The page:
Living with a Disability During the Holiday Season


Written by Mackenzie Saunders:

The holiday season always gives me the chance to reflect on life since my injury. In 2009, I spent the entire holiday season in inpatient rehabilitation after I was paralyzed from the waist down in a soccer accident. And now, exactly 10 years later, I am lucky enough to spend Christmas in my own home, in my own community, with the people I love most.

Spending Christmas in inpatient rehabilitation was hard. Although the rehab staff does their best to cheer up their patients (I probably received at least two dozen stuffed animals on Christmas Day in 2009), there’s just something sad about spending the holiday season in a hospital, isolated from your community. My immediate family spent most of their days with me in rehab during the holiday season, but I was still unable to see most of my extended family, along with my friends from school. Being away from my community took an emotional toll on me during a season that is supposed to be filled with love, family, and happiness.

I am thankful for the experiences that I had in 2009 because they have helped me realize the importance of long-term care and public resources for people with disabilities. Because of the supports I have received since then—such as physical therapy, daily medications, and occupational therapy—I am now able to live amongst my peers in a community I love. This holiday season, I am grateful for the resources that allow people with disabilities to live safely in their own community.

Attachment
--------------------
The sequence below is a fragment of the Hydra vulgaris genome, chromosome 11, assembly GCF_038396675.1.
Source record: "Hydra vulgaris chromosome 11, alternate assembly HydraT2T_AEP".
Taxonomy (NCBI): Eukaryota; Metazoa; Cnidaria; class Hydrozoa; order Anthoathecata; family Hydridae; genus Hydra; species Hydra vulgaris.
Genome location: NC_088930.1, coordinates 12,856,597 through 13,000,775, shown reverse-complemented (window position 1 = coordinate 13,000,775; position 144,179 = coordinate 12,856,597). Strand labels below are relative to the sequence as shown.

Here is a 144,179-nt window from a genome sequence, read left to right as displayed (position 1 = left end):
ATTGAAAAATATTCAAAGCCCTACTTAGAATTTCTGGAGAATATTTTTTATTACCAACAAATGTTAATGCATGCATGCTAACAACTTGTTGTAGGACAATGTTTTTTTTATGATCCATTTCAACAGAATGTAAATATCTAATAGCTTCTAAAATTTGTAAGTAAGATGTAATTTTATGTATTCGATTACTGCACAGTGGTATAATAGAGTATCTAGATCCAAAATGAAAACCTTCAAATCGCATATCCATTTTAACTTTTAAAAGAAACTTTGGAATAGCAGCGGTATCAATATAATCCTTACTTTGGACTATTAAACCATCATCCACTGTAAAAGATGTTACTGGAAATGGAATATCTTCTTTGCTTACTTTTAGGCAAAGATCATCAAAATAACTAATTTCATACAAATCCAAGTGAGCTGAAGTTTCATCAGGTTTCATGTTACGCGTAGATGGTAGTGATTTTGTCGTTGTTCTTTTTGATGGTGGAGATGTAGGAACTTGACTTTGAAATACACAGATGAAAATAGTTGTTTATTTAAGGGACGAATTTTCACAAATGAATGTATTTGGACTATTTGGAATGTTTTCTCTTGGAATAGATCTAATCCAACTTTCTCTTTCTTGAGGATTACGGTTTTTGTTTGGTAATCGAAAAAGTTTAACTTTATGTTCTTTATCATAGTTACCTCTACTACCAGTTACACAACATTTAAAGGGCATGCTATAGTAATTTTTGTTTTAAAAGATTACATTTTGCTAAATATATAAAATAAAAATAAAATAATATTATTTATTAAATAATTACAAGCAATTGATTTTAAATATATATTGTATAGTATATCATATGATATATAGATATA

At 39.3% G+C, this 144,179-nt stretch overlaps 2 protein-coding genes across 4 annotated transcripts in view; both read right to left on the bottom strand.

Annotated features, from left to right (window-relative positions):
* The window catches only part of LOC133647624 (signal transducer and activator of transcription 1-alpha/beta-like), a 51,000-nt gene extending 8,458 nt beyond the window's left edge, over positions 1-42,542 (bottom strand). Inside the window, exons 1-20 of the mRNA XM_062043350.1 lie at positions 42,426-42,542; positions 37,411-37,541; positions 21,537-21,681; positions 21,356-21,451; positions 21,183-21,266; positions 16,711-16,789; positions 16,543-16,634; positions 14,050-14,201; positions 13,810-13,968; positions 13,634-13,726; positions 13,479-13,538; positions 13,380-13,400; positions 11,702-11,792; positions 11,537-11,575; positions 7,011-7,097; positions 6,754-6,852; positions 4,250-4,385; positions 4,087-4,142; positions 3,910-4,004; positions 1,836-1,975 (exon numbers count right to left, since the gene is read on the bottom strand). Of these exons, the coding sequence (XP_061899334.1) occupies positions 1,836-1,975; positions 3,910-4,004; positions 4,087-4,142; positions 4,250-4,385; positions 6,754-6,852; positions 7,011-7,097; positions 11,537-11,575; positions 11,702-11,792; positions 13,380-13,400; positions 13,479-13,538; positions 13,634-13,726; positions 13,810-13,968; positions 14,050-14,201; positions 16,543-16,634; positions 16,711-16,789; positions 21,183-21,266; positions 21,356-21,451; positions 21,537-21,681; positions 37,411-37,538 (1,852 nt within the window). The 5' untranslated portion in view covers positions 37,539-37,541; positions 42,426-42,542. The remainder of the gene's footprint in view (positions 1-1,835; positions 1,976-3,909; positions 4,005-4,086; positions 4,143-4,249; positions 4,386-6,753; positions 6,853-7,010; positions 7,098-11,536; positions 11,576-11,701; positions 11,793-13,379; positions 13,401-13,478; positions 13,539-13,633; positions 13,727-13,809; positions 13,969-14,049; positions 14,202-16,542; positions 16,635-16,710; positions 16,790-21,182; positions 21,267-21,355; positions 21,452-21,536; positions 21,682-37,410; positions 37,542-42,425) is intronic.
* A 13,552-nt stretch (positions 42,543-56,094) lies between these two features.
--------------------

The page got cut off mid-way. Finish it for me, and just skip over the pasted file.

For decades, most people with significant disabilities in America were permanently institutionalized, meaning they were unable to live in their community with their non-disabled peers. This started to change in the 1960s through the civil rights movement, where people with disabilities had the chance to publicly express their frustration with the lack of community housing opportunities. People with disabilities were often forced to live in hospitals, isolated from the outside world, simply to receive the healthcare they needed to live. Sadly, while things have gotten better over the past few decades, a lack of accessible housing and long-term supports is still a huge issue today.

People with significant disabilities often require care workers, home modifications, and other supports in order to live safely outside the hospital and within their community. Unfortunately, these resources are difficult to obtain without unlimited funds. These supports are incredibly expensive, which means a lot of people with disabilities are forced to live in hospitals and nursing homes just so they can live safe, healthy lives.

As someone who has spent some time living in a hospital, and as someone who is now lucky enough to live amongst my family and peers, I know how important it is to allow people with disabilities the opportunity to live in their community. Living in your community brings you happiness, a sense of belonging, and an overall better quality of life. People with disabilities deserve the chance to belong, to involve themselves in their community, and to live life to the fullest.

This holiday season, I want to give thanks to all of the long-term supports and care that are available to people with disabilities across the nation. I also want to acknowledge that there is still a lot of work to be done. We have made so much progress in the past several decades, and I am so excited to see the progress we make in the years to come.

I’m so grateful to spend the holiday season in my home, in my community, with my family and friends. I can only hope that someday, everyone with disabilities can live where they want, with the people they love.